Living and Loving in the Age of AIDS
by Derek Frost
This title was previously available on NetGalley and is now archived.
Pub Date 13 Apr 2021 | Archive Date 6 Apr 2021
Watkins, Watkins Publishing
Derek, a distinguished designer and J, his husband, a pioneering entrepreneur and creator of both The Embassy Club, London’s answer to Studio 54, and iconic Heaven, Europe’s largest gay discotheque, met and fell in love more than 40 years ago.
Their lives were high-octane, full of adventure, fun and fearless creativity. Suddenly their friends began to get sick and die – AIDS had arrived in their lives. When they got tested, J received what was then a death sentence: he was HIV Positive. While the onset of AIDS strengthened stigma and fear globally, they confronted their personal crisis with courage, humour and an indomitable resolve to survive. J’s battle lasted six long years. Turning to spiritual reflection, yoga, nature – and always to love – Derek describes a transformation of the spirit, how compassion and empathy rose phoenix-like from the flames of sickness and death. Out of this transformation also came Aids Ark, the charity they founded, which helped to save, amongst the world’s most marginalised people, more than 1,000 HIV Positive lives.
This is a story of joy and triumph; about facing universal challenges; about the great rewards that come from giving back. Derek speaks for a generation who lived through a global health crisis that many in society refused even to acknowledge. His is a powerful story chronicling this extraordinary time.
'This is the story of a life interwoven with HIV and the author and his husband's mission to bring hope and relief to others. Derek Frost writes with unsentimental honesty: a stark witness that has been largely absent from the literature. This book is both a history and an inspiration.' - Matthew Parris
'Incredibly vivid, moving, and compelling. This book led me through all the pain and anguish and loss and also the love and the hope, all over again.' - Lord Chris Smith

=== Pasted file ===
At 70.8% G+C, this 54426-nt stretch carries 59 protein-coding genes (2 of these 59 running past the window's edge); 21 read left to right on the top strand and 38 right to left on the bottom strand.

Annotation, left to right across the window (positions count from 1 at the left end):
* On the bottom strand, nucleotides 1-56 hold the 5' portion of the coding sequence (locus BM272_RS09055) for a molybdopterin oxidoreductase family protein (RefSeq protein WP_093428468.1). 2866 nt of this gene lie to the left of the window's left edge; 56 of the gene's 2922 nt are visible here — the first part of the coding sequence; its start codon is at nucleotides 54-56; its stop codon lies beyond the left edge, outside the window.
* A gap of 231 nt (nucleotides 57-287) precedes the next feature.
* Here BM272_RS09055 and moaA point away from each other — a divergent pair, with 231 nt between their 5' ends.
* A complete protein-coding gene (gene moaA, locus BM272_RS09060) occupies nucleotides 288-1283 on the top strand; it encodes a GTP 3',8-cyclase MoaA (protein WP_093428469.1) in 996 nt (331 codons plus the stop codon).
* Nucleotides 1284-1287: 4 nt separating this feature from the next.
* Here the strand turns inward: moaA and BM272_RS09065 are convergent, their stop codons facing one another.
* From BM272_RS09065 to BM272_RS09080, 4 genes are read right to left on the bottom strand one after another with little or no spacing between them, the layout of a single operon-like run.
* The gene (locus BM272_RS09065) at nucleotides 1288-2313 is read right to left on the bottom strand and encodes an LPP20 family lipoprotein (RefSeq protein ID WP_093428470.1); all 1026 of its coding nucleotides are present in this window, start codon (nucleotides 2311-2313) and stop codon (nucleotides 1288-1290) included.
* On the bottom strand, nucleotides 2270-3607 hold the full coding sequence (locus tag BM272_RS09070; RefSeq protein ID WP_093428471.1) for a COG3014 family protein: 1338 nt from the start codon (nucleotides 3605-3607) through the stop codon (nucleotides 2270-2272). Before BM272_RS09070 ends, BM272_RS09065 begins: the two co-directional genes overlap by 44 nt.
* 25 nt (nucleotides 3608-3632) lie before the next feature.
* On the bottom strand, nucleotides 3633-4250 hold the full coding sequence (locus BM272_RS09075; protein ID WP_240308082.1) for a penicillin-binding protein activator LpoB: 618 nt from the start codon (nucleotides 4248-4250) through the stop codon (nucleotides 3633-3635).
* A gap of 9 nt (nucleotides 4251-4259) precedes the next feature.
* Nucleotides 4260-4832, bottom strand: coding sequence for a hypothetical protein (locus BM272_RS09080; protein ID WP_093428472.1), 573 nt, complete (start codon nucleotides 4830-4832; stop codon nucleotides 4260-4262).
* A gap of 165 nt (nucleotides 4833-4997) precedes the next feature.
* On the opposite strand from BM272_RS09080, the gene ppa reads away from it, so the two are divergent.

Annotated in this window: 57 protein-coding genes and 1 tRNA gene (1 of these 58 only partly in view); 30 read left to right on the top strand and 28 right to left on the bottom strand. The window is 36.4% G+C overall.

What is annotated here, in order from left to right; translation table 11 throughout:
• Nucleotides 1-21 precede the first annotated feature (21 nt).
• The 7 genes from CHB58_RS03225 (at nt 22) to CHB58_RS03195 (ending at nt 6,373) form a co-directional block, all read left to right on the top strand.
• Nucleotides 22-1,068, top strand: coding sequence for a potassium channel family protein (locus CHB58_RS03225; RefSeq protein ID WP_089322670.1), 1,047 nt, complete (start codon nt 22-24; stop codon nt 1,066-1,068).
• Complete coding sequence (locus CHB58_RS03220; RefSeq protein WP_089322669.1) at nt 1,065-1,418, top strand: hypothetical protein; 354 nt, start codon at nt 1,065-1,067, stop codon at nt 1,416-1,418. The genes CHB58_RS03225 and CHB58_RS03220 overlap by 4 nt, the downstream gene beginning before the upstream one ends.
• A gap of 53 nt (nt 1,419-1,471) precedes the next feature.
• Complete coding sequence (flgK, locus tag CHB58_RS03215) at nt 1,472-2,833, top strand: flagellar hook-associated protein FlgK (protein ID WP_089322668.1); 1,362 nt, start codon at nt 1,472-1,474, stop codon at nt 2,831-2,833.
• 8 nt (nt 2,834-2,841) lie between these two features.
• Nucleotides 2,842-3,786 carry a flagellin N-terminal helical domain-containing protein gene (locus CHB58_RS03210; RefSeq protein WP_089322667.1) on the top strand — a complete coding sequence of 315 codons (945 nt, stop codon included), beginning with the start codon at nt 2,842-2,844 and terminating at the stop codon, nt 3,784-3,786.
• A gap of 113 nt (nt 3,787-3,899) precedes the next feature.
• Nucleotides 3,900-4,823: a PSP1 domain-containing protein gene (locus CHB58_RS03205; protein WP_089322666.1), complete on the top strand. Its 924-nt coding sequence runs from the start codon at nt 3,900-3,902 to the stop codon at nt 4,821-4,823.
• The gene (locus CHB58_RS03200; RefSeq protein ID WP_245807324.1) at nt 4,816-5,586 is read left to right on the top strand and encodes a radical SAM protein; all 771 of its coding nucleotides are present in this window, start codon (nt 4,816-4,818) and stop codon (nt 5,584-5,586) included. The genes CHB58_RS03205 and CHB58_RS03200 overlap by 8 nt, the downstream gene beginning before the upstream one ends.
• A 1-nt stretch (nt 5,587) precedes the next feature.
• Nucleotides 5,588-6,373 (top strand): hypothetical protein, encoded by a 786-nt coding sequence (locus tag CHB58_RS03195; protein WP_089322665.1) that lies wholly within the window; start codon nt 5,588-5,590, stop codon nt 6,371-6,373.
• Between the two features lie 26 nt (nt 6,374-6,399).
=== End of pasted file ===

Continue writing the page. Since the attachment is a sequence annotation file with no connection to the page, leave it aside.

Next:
'This is a powerful book, at once a love letter, a well-informed history of the AIDS epidemic, and the life-story of a beautiful young man in London, moving happily through the early days of gay liberation into a time of widespread anguish and despair.' - Del Kolve, Professor of English Literature UCLA, CA, USA
'This is a poignant and heart-touching memoir which gives the forty year global HIV pandemic a truly human face. It’s a book that epitomizes the human struggles of sexuality, privacy, belonging, exclusion and stigma all coloured by the complexity of worldwide viral contagion, untimely death and the advancing triumphs of medical innovation. Above all it is a story of coping, overcoming, generosity and enduring love.” - Linda-Gail Bekker, Professor of Medicine, President International AIDS Society 2016–2018, Co-Founder of the Desmond Tutu HIV Centre and Health Foundation, Cape Town, South Africa.
Available on NetGalley
Average rating from 17 members
As a younger queer person, this memoir meant a lot to me. I can't imagine the pain and sorrow queer people living in the 1980s must have felt seeing so many of their friends die. It meant a lot that the author would share what must have been the hardest experiences of his life.
I had to persevere with this book at the beginning. The first section is all about Frost and his partner and their frankly opulent lives. Their great jobs, social lives, friends, privilege etc. There is nothing wrong with any of this, by the way, but I was confused because it didn't really tally with the title or description of the book. Having read it all, it actually works beautifully. You need to know what kind of life Frost and his partner J had in order to fully appreciate their losses that unfurl through the middle section of the book. All the beauty, all the friends, all the sanctuaries, gone, and the life that was left, although admittedly more easy than many people's, was increasingly tarnished and hollow. At one point the book reads like a roll call of the dead. It really is sobering to read. The final section is more redemptive when triple therapy comes along and with the restoration of J's health, the overwhelming need to give something back and help others. The epilogue where Frost explains his reasons for writing the book were also very illuminating and made me think of some of the passages in a clearer light. I think this is an important book in many ways.